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KENOSHA: Kyle RittenhouseLawyers asked the judge Wednesday to declare a mistrial before the jury made a decision, saying the defense received an inferior copy of a key video from prosecutors.
Defense attorney Corey Chirafisi told Judge Bruce Schroeder that the defense would have approached things differently if they had received the higher quality video earlier.
He says the request would be made “without prejudice,” meaning that prosecutors could try Rittenhouse again if the judge granted the request.
Prosecutors responded that the jury saw the highest quality version of the video during the trial and it was played without objection.
Schroeder did not immediately comment on the request to have the trial annulled.
THIS IS A LAST MINUTE UPDATE. The previous AP story follows below.
KENOSHA, Wis. (AP) – The jury in Kyle Rittenhouse’s murder trial will be able to review part of the video of the Kenosha shootings, after his request on the second day of deliberations Wednesday sparked a debate between the judge and opposing attorneys about how accommodate the request.
The judge, meanwhile, expressed his irritation at media coverage and comments from legal experts on some of his decisions, saying he would “think hard” about allowing televised trials in the future.
Jurors were weighing the charges against Rittenhouse for a second day after they failed to reach a swift verdict Tuesday on whether he was the instigator of a night of bloodshed in Kenosha or a concerned citizen who was attacked while trying to protect the property.
About two hours after Wednesday’s deliberations, jurors asked to see video previously shown at the trial, and Judge Bruce Schroeder said he would determine the procedures to allow that.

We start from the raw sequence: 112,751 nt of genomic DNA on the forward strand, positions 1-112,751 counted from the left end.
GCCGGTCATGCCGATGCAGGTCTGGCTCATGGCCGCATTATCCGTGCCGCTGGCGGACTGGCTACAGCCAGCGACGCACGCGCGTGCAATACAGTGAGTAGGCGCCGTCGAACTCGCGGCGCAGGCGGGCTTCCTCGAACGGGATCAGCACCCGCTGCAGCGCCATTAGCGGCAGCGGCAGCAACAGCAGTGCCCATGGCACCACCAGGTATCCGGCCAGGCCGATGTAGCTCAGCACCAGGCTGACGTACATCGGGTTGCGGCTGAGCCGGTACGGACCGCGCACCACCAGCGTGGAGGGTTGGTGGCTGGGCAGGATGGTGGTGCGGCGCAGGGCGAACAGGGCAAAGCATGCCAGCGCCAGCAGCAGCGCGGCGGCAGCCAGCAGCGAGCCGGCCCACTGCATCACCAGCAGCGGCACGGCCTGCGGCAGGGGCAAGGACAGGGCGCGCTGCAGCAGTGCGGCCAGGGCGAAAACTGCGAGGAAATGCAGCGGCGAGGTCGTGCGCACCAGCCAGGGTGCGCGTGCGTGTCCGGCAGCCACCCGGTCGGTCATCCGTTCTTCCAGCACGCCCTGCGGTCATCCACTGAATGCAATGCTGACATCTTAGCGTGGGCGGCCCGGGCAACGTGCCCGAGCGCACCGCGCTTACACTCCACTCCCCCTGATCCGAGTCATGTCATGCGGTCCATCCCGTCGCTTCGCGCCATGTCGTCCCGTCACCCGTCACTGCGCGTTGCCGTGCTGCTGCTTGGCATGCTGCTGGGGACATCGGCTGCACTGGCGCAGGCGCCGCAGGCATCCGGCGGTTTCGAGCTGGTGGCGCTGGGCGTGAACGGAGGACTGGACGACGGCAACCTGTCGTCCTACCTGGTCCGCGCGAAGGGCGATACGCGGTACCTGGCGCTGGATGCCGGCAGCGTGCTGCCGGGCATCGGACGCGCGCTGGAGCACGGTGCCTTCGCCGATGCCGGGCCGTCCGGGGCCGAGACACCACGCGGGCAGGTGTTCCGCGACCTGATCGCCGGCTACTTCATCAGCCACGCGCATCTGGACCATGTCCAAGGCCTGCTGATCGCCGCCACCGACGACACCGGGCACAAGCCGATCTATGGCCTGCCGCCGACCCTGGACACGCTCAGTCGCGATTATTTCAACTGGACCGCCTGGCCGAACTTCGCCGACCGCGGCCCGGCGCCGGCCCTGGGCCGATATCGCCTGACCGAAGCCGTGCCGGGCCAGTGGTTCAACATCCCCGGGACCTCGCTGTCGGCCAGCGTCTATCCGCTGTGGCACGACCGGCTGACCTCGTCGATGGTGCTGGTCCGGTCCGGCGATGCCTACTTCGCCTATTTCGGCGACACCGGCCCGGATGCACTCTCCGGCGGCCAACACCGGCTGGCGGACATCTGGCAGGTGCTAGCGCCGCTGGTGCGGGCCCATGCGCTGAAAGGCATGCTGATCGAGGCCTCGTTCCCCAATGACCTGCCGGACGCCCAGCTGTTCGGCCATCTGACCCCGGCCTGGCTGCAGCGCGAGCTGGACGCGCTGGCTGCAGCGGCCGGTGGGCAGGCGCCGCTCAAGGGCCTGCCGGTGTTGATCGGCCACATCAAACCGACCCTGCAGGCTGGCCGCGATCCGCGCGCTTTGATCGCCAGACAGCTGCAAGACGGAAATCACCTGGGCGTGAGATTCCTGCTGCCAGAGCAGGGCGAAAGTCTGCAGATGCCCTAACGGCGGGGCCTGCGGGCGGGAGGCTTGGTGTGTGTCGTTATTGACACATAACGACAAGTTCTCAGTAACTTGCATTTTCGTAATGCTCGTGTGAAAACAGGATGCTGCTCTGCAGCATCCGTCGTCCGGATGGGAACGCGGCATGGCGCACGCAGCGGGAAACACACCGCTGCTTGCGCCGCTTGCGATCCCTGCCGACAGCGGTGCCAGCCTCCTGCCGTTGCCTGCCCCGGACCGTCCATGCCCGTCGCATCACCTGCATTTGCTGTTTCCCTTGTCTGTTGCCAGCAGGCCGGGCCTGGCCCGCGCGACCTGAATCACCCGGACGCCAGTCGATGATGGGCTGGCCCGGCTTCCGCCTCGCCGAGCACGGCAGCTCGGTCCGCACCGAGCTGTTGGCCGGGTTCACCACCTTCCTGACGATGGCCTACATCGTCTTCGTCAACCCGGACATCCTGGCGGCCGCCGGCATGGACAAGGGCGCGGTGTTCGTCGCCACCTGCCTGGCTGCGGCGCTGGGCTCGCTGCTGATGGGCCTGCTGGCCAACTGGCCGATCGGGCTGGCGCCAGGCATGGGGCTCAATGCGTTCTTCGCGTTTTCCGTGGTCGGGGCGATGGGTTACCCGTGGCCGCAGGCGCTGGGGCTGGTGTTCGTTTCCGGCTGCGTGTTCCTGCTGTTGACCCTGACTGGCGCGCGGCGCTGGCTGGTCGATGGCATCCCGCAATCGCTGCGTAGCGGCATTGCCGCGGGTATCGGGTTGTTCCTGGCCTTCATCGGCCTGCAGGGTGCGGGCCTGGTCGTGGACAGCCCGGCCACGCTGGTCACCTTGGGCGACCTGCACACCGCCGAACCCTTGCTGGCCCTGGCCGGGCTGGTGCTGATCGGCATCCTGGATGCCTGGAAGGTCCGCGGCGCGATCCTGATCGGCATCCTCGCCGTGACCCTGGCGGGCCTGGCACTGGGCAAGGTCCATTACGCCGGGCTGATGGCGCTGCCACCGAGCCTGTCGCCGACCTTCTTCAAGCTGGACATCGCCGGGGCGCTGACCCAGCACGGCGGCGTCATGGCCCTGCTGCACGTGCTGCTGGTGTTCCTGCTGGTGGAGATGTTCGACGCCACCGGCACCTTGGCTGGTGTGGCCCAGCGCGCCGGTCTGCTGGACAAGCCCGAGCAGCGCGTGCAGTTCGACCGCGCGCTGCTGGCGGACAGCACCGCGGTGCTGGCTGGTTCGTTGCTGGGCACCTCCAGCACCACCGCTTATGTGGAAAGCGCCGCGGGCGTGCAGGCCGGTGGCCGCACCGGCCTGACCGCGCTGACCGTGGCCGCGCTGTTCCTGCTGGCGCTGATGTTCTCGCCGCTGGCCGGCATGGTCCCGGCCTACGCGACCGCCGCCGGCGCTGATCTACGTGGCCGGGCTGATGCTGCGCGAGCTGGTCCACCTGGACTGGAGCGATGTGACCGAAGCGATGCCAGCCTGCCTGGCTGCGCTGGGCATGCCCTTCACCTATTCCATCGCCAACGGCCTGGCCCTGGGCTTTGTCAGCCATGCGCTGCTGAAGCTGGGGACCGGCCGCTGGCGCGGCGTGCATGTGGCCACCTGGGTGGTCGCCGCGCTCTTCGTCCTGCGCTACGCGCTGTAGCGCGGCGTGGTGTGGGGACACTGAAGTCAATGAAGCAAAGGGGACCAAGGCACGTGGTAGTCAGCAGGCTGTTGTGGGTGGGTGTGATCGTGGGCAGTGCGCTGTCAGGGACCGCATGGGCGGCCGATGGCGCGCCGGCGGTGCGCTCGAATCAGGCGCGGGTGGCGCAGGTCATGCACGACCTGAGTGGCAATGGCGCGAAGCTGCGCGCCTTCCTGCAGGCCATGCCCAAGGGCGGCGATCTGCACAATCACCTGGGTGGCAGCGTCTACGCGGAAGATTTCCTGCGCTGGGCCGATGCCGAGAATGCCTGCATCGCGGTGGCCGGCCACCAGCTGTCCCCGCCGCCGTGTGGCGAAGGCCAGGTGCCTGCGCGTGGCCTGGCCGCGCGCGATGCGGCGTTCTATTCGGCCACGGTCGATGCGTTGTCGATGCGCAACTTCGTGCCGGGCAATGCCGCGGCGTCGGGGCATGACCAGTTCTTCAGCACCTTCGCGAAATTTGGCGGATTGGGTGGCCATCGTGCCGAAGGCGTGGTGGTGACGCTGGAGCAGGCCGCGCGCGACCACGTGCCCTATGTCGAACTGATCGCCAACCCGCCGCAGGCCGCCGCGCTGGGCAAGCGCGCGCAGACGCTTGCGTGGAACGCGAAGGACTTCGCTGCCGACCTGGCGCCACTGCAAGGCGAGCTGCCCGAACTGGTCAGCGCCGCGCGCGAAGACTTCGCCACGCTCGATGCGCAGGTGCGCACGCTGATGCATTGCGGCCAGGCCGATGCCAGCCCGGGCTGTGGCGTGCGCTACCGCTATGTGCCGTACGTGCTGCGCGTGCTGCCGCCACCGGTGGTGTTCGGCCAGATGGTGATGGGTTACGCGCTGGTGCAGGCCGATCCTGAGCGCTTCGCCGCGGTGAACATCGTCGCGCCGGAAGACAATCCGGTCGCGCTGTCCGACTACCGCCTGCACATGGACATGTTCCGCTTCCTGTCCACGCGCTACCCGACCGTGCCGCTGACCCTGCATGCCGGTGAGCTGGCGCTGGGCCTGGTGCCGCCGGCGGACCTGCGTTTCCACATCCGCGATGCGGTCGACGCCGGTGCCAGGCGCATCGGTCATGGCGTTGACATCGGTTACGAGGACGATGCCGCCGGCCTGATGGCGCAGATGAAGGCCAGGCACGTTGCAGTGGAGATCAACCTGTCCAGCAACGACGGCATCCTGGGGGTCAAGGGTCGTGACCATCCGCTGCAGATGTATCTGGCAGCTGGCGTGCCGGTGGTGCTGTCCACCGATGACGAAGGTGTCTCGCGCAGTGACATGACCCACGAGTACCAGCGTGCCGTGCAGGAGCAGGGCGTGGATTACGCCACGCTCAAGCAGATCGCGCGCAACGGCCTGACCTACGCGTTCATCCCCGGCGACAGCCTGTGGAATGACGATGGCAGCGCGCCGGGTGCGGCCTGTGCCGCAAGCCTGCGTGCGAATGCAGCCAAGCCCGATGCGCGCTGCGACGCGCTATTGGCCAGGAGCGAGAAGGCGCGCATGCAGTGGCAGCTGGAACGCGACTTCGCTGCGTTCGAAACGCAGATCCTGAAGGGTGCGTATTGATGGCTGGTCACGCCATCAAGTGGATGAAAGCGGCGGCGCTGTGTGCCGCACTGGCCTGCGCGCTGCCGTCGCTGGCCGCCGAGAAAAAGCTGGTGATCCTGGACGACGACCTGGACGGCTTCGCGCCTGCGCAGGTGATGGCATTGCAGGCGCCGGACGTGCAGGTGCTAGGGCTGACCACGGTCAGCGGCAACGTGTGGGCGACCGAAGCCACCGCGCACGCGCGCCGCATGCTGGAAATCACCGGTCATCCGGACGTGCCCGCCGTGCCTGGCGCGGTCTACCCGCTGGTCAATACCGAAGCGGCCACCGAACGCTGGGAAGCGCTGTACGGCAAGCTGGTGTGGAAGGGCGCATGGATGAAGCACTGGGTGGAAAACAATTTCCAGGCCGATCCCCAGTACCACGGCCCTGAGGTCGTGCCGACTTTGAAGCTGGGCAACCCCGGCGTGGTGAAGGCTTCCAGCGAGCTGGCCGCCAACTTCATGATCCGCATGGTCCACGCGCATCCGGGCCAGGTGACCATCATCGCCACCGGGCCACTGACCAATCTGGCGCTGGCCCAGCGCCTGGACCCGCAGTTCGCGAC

After receiving the jury’s request, the judge and attorneys faced a series of questions and, in some cases, sources of disagreement. Among them: Should jurors watch the video in the courtroom or the jury room? Who else can be present if it is done in the courtroom? And how many times should they be allowed to rewind and watch a piece of footage?
Prosecutor Thomas Binger said they should be able to watch any video they wanted as many times as they wanted, and the judge seemed to agree.
“Sometimes there is a piece of evidence that is absolutely critical … For me, if they want to see it 100 times, it’s them,” Schroeder said.
But defense attorneys said they would object to the jury seeing a drone video that prosecutors said showed Rittenhouse pointing his gun at protesters before the shooting. The image sparked a heated dispute early in the trial over technical questions about whether enlarging the images markedly changes them.
Both parties agreed to upload the videos that the jurors wanted to see onto a computer for viewing in the jury room. The judge, who said he was “dizzy” from allowing the drone video, said jurors had not asked to see that video again, just to have it ready for viewing.
Earlier Wednesday, Schroeder objected to the news about his decisions not to allow the men Rittenhouse shot to be called victims and to allow Rittenhouse to play a minor role in determining which jurors were substitutes, and the fact that that it had not yet ruled on a defense motion for a mistrial.
Schroeder said he has not read the motion because he received it on Tuesday.
“It’s a shame that irresponsible statements are being made,” Schroeder said of comments in a Milwaukee Journal Sentinel story from law school professors that he did not rule on the motion to vacate the trial.